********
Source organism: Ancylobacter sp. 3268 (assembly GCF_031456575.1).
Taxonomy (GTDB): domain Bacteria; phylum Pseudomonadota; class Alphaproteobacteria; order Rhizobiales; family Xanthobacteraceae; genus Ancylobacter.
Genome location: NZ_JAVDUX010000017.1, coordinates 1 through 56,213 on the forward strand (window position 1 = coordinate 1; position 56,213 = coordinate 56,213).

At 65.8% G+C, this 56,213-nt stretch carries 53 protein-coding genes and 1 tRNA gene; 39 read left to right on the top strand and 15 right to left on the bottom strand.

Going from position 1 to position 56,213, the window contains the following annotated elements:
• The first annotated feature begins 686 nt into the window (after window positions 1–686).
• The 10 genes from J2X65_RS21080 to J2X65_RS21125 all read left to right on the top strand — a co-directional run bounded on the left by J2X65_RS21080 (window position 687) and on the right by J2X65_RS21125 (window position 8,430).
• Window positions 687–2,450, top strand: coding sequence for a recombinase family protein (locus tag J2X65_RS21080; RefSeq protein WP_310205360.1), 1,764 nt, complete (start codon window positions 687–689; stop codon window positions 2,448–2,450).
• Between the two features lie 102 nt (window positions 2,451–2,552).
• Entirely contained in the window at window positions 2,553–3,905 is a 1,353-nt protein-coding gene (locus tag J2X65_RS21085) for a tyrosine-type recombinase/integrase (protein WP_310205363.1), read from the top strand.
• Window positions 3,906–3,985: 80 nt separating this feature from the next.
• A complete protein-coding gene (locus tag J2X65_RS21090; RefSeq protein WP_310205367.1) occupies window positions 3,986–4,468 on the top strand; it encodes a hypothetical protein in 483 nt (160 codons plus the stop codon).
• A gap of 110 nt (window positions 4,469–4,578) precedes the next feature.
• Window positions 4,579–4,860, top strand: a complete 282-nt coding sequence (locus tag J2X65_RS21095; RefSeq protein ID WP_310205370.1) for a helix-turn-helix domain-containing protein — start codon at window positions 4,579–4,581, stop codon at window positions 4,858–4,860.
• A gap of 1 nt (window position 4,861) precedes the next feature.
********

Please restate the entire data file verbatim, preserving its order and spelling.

Source organism: Ancylobacter sp. 3268 (assembly GCF_031456575.1).
Taxonomy (GTDB): domain Bacteria; phylum Pseudomonadota; class Alphaproteobacteria; order Rhizobiales; family Xanthobacteraceae; genus Ancylobacter.
Genome location: NZ_JAVDUX010000017.1, coordinates 1 through 56,213 on the forward strand (window position 1 = coordinate 1; position 56,213 = coordinate 56,213).

At 65.8% G+C, this 56,213-nt stretch carries 53 protein-coding genes and 1 tRNA gene; 39 read left to right on the top strand and 15 right to left on the bottom strand.

Going from position 1 to position 56,213, the window contains the following annotated elements:
• The first annotated feature begins 686 nt into the window (after window positions 1–686).
• The 10 genes from J2X65_RS21080 to J2X65_RS21125 all read left to right on the top strand — a co-directional run bounded on the left by J2X65_RS21080 (window position 687) and on the right by J2X65_RS21125 (window position 8,430).
• Window positions 687–2,450, top strand: coding sequence for a recombinase family protein (locus tag J2X65_RS21080; RefSeq protein WP_310205360.1), 1,764 nt, complete (start codon window positions 687–689; stop codon window positions 2,448–2,450).
• Between the two features lie 102 nt (window positions 2,451–2,552).
• Entirely contained in the window at window positions 2,553–3,905 is a 1,353-nt protein-coding gene (locus tag J2X65_RS21085) for a tyrosine-type recombinase/integrase (protein WP_310205363.1), read from the top strand.
• Window positions 3,906–3,985: 80 nt separating this feature from the next.
• A complete protein-coding gene (locus tag J2X65_RS21090; RefSeq protein WP_310205367.1) occupies window positions 3,986–4,468 on the top strand; it encodes a hypothetical protein in 483 nt (160 codons plus the stop codon).
• A gap of 110 nt (window positions 4,469–4,578) precedes the next feature.
• Window positions 4,579–4,860, top strand: a complete 282-nt coding sequence (locus tag J2X65_RS21095; RefSeq protein ID WP_310205370.1) for a helix-turn-helix domain-containing protein — start codon at window positions 4,579–4,581, stop codon at window positions 4,858–4,860.
• A gap of 1 nt (window position 4,861) precedes the next feature.